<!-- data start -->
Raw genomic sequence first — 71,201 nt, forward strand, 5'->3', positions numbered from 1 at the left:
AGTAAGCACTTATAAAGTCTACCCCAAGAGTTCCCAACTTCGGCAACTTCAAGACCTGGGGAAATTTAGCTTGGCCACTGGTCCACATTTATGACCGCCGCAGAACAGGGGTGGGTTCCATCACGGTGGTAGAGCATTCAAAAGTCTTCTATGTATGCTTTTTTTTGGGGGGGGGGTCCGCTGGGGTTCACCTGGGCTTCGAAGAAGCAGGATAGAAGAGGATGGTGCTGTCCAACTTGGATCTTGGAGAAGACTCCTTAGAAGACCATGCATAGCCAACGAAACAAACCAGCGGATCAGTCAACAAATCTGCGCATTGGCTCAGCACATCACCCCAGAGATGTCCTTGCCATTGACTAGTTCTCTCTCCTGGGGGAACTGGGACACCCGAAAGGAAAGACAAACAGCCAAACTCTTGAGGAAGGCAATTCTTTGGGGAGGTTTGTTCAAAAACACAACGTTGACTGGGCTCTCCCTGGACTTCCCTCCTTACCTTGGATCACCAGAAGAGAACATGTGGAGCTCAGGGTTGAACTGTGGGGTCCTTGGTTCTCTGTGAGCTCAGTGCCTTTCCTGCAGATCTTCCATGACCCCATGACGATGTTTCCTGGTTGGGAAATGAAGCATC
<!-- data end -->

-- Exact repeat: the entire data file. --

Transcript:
Raw genomic sequence first — 71,201 nt, forward strand, 5'->3', positions numbered from 1 at the left:
AGTAAGCACTTATAAAGTCTACCCCAAGAGTTCCCAACTTCGGCAACTTCAAGACCTGGGGAAATTTAGCTTGGCCACTGGTCCACATTTATGACCGCCGCAGAACAGGGGTGGGTTCCATCACGGTGGTAGAGCATTCAAAAGTCTTCTATGTATGCTTTTTTTTGGGGGGGGGGTCCGCTGGGGTTCACCTGGGCTTCGAAGAAGCAGGATAGAAGAGGATGGTGCTGTCCAACTTGGATCTTGGAGAAGACTCCTTAGAAGACCATGCATAGCCAACGAAACAAACCAGCGGATCAGTCAACAAATCTGCGCATTGGCTCAGCACATCACCCCAGAGATGTCCTTGCCATTGACTAGTTCTCTCTCCTGGGGGAACTGGGACACCCGAAAGGAAAGACAAACAGCCAAACTCTTGAGGAAGGCAATTCTTTGGGGAGGTTTGTTCAAAAACACAACGTTGACTGGGCTCTCCCTGGACTTCCCTCCTTACCTTGGATCACCAGAAGAGAACATGTGGAGCTCAGGGTTGAACTGTGGGGTCCTTGGTTCTCTGTGAGCTCAGTGCCTTTCCTGCAGATCTTCCATGACCCCATGACGATGTTTCCTGGTTGGGAAATGAAGCATC